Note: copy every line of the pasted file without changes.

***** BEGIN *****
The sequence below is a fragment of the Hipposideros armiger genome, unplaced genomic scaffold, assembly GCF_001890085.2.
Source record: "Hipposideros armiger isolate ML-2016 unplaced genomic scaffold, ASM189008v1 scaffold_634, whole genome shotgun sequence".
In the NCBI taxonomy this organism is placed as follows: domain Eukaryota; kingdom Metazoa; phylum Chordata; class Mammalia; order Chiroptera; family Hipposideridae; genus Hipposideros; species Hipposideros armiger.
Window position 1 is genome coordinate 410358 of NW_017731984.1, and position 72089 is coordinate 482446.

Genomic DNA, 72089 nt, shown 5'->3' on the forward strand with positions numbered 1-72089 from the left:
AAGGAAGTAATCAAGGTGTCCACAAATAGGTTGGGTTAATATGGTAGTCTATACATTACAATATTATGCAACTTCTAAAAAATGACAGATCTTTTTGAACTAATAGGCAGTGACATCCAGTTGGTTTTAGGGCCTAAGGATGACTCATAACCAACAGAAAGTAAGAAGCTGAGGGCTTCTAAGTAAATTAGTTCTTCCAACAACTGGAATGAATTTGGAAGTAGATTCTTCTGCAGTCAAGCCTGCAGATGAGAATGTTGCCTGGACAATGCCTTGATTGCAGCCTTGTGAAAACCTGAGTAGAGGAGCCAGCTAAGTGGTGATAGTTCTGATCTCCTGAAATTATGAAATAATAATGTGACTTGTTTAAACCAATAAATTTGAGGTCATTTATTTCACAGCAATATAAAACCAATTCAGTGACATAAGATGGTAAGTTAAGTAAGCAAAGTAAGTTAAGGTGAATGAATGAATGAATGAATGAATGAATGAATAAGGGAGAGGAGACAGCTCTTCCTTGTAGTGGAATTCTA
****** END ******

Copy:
The sequence below is a fragment of the Hipposideros armiger genome, unplaced genomic scaffold, assembly GCF_001890085.2.
Source record: "Hipposideros armiger isolate ML-2016 unplaced genomic scaffold, ASM189008v1 scaffold_634, whole genome shotgun sequence".
In the NCBI taxonomy this organism is placed as follows: domain Eukaryota; kingdom Metazoa; phylum Chordata; class Mammalia; order Chiroptera; family Hipposideridae; genus Hipposideros; species Hipposideros armiger.
Window position 1 is genome coordinate 410358 of NW_017731984.1, and position 72089 is coordinate 482446.

Genomic DNA, 72089 nt, shown 5'->3' on the forward strand with positions numbered 1-72089 from the left:
AAGGAAGTAATCAAGGTGTCCACAAATAGGTTGGGTTAATATGGTAGTCTATACATTACAATATTATGCAACTTCTAAAAAATGACAGATCTTTTTGAACTAATAGGCAGTGACATCCAGTTGGTTTTAGGGCCTAAGGATGACTCATAACCAACAGAAAGTAAGAAGCTGAGGGCTTCTAAGTAAATTAGTTCTTCCAACAACTGGAATGAATTTGGAAGTAGATTCTTCTGCAGTCAAGCCTGCAGATGAGAATGTTGCCTGGACAATGCCTTGATTGCAGCCTTGTGAAAACCTGAGTAGAGGAGCCAGCTAAGTGGTGATAGTTCTGATCTCCTGAAATTATGAAATAATAATGTGACTTGTTTAAACCAATAAATTTGAGGTCATTTATTTCACAGCAATATAAAACCAATTCAGTGACATAAGATGGTAAGTTAAGTAAGCAAAGTAAGTTAAGGTGAATGAATGAATGAATGAATGAATGAATGAATAAGGGAGAGGAGACAGCTCTTCCTTGTAGTGGAATTCTA